Don't forget the huge and growing Prison/Industrial complex.  This includes all the cops, jailers, prison guards, lawyers, prosecutors, judges, bailiffs, clerical staff, counselors, social workers, etc., who all depend on a huge population in prison, on probation, or otherwise tethered to "The System."

It was the police association and prison guards union who destroyed California's penal system and state budget with their backing of "Three Strikes" and other draconian laws, at a time when their livelihoods were threatened by falling crime rates.

And today, in a time of historically low levels of violent crime, it's the same people using fear-based training to make police more violent (Google "Dave Grossman" if you want to read some scary shit).  Grossman has a "Killology Research Group," which provides training to police across the US.  He teaches, among other things, that cops who kill have better sex immediately afterward.

Monsters like this aren't going to let go of their spot at the trough.  The goal of far too many in America is to create a huge permanent underclass of people who have no rights.  This goes hand-in-hand with refusal to punish those who get rich employing illegal immigrants, who also become fodder in the prison profit machine.

It's the rest of us who have to pay for these predators to live high on the hog, of course. 

In reply to by toady

MoralsAreEssential Rapunzal Thu, 07/12/2018 - 12:10 Permalink

Spot On comment.  Americans did not buy into socialism readily.  We had to be forced into it through selling it as a "guilt" due to racism and then encouraging out of wedlock kids, promiscuity, using drugs if you were cool, and the importation of millions of 3rd world immigrants who expect the government to provide a minimum standard of life for them.  This has all been funded by the Marxist socialists and their schemes for equality of poverty for the Plebs of the world and "noble" expensive leisurely lives for the Bloodlines and other Elites with their "house servants" the bureaucrats living well with perks for selling out their values.  While our incarceration levels are simply part of the "plot" to undermine our once decent society where positive values were sought, the introduction of "Bad Girls" as a role model, romanticizing Bad Boys, drug use by the upper classes, Ivy Leagues without consequences as peddled by USG interests and pandering to ghetto behavior under the rubric of "respect" for different "cultures."  Frankly, overt slavery is not a life I would want for myself or anyone I cared about.  Death is preferable instead of being "modeled" into a Bot of agreeable servitude to a bunch of psychopaths in governments and power positions.  Give Me Liberty Or Give Me Death.

In reply to by Rapunzal

Retired Guy MoralsAreEssential Thu, 07/12/2018 - 13:05 Permalink

The producers are called lots of silly names like racist by people who appear to hate them. The producers pay for the hater's food and reproduction. Why?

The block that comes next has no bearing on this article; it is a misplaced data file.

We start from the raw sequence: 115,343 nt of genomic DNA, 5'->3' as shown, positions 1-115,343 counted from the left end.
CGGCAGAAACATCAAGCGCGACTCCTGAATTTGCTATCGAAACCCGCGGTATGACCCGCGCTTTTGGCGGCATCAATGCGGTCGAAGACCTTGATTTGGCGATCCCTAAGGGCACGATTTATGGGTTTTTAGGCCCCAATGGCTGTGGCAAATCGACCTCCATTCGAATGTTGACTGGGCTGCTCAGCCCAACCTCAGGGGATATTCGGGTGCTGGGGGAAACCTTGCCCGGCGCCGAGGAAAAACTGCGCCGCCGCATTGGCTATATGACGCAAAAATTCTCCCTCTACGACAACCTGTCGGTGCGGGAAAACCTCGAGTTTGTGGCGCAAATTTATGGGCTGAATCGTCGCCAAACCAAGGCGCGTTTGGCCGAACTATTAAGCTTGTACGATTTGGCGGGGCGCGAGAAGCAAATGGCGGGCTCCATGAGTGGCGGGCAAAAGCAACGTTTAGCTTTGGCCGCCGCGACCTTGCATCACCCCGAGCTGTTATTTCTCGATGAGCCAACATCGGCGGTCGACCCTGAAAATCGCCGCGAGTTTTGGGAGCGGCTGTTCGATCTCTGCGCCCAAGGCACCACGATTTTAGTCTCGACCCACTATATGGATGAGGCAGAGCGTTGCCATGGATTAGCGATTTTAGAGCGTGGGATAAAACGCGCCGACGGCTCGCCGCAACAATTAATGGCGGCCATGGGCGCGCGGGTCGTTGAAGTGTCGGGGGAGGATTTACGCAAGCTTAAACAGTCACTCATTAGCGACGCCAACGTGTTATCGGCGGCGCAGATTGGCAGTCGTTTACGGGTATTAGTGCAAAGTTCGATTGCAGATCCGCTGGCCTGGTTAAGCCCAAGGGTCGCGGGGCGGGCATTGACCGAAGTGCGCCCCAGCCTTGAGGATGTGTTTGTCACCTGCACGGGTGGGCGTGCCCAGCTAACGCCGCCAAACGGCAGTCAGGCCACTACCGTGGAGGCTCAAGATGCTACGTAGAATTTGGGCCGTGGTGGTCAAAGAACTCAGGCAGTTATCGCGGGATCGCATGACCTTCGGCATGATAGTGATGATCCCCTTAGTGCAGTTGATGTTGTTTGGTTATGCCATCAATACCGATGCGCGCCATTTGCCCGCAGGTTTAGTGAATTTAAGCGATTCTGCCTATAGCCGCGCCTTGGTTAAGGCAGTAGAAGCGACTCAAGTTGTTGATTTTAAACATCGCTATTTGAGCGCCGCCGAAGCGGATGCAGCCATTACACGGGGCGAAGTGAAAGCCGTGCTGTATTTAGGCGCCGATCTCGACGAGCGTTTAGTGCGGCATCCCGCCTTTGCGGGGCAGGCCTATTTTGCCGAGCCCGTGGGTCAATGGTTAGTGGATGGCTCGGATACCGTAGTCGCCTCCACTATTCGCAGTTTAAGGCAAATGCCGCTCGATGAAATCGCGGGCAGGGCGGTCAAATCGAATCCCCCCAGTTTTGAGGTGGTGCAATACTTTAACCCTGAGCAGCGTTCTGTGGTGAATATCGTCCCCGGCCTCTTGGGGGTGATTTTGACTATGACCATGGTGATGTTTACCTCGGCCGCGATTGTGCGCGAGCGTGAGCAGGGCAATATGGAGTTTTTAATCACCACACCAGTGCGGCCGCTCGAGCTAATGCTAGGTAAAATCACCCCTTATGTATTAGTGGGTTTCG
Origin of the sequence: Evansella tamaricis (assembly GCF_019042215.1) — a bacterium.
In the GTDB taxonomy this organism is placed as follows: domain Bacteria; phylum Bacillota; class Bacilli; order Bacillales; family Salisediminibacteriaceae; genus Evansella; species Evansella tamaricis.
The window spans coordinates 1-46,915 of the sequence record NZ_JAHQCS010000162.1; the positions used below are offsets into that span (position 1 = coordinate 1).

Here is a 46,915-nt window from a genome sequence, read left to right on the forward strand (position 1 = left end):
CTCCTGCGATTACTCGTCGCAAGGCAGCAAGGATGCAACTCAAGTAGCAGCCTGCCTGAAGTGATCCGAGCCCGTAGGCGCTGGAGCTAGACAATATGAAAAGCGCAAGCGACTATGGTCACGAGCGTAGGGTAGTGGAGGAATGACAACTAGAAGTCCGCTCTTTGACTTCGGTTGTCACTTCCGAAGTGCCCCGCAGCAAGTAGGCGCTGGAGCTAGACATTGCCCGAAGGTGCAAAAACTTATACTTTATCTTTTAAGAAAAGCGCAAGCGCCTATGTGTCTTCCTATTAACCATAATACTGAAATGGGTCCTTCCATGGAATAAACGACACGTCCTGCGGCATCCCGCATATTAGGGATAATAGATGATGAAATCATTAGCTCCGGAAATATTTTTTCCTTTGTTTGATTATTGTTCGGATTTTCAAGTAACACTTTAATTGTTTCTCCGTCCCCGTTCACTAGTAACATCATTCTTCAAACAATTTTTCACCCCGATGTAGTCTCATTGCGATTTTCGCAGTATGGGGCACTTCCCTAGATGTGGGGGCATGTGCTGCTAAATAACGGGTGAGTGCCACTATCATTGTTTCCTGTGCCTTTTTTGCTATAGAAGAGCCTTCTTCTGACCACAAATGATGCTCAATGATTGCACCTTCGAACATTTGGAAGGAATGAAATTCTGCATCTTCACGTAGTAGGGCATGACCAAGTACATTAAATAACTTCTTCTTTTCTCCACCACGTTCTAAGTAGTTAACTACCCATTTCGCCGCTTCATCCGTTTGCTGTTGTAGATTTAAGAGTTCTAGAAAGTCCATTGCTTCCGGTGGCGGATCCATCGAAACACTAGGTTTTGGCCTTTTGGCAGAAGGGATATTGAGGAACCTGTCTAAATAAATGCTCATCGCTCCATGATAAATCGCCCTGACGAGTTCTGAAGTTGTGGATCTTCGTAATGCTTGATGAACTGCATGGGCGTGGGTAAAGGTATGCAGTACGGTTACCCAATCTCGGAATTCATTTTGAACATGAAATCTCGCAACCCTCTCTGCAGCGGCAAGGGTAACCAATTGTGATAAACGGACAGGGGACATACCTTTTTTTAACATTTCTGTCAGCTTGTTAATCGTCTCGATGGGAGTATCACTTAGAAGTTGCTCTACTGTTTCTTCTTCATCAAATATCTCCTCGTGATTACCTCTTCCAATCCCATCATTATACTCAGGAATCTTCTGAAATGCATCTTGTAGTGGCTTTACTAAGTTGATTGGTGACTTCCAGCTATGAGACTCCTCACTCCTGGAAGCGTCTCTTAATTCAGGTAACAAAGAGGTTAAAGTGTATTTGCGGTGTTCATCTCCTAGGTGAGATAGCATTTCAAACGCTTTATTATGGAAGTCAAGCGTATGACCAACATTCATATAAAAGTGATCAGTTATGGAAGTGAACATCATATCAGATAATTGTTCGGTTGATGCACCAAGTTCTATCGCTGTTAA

If you are a producer why not change sides? Locally I see plenty of people who have. They goof around on the dole. It isn't fair. It is amazing it has lasted and expanded this long.

If you stop supporting the FSA lots of problems will go away like the drug cult, antifa, excess immigration and Hillary voters. Sure there will be riots but that won't last long without free food to fuel it.

In reply to by MoralsAreEssential

Malleus Maleficarum Cryptopithicus Homme Thu, 07/12/2018 - 15:54 Permalink

That's more "poor me, the convicted felon" sob-story liberal propaganda. Chances are, if you're in jail...you deserve to be there! Besides, prospective employers have a right to know if you're a safety risk so just remember this piece of wisdom before you consider committing a crime: God forgives; corporations DO NOT! 

This isn't brain surgery, folks. If you can't do the time, don't do the damned crime! It comes down to pulling yourself up by the bootstraps. If you want to be a criminal, that's fine. The world needs all types, so aim to be the very best criminal you can be! Al Capone never whined about "being treated unfairly." He shut his mouth, did his time and accepted the reality that he was, in fact, a professional criminal! He then identified an explosively growing market, eliminated the competition and gave the people what they wanted! Old Al aimed for the stars and ended up a multi-millionaire, eventually running Chicago and leaving his mark to this day via ' The Outfit.'

And as for second chances? There are good jobs out there for convicts, and don't let anyone tell you otherwise! Drive a truck or be a janitor. How about companies like Kohls and FedEx? They're two among a growing list of "felony friendly" employers*.

Some argue that the criminal justice system is "out of control." Judging by the number of people incarcerated and on felony parole or probation,  I'd say the criminal justice system is very much in control! And since no one likes criminals, scumbags, junkies and degenerates running the show, isn't that the way we prefer it?